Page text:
The government responded with an ill-planned police raid. Initially, security forces managed to get the protesters out of government buildings, but in response tens of thousands of protesters stormed the police station in Jalalabad, armed with petrol bombs, and burned it down. Security forces then went into rapid retreat. Protesters in Osh also took back control of government buildings, and they seized the airports in both Osh and Jalalabad.

Government officials and police disappeared. In much of the south of the country, there was effectively no government. Opposition protesters began to elect their own "peoples' councils," and Roza Otunbaeva, an opposition figure who formerly served as the country's ambassador to the United States and Britain, declared, "The people's power has been established." But at times it seemed that little more than a motley collection of protesters was in charge. Some of the younger ones were drunk and increasingly aggressive.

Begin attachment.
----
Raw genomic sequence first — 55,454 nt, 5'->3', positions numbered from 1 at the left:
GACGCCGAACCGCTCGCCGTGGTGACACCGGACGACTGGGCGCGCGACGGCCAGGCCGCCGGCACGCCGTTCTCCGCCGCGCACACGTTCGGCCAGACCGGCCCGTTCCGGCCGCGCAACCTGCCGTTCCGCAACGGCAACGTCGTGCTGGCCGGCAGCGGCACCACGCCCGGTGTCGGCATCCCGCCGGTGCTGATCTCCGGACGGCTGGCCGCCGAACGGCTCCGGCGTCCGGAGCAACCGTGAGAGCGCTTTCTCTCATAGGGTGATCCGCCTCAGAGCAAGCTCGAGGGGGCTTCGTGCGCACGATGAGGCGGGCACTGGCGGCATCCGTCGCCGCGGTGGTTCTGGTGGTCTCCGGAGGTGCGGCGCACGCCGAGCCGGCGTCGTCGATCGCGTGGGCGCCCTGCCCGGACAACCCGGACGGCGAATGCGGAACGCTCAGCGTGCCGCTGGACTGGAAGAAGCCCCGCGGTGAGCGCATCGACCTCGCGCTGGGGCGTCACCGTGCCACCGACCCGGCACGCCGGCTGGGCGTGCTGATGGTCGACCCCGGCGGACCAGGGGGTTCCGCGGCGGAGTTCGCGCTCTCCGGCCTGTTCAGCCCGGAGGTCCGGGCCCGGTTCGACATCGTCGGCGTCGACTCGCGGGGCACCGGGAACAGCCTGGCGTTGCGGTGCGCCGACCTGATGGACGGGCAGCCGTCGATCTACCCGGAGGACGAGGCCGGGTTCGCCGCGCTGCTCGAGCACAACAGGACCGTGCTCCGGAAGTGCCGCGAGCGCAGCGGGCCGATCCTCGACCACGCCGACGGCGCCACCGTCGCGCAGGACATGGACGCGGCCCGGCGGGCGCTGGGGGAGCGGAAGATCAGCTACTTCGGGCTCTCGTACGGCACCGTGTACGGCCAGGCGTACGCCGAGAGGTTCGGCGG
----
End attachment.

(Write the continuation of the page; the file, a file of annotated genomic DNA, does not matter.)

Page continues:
They have only one demand: the immediate resignation of President Akayev.

Mr. Akayev was once lauded by the West as a liberal reformer in an otherwise repressive neighborhood. He was feted by the international community, even as his rule at home became increasingly authoritarian. His main political opponent, Felix Kulov, is still in prison. The deaths of six peaceful demonstrators in police shootings in 2002 marked a further low point and sparked mass protests in the country's more volatile southern regions.

Massive corruption linked to his family became an irritant not just to the opposition, but also to many ordinary businessmen who were finding it harder and harder to break the family's control of the economy. Although the economy had picked up in recent years, for much of the population, particularly in the poorer southern regions, life is a constant struggle for survival. Unemployed young men form the backbone of the protesters.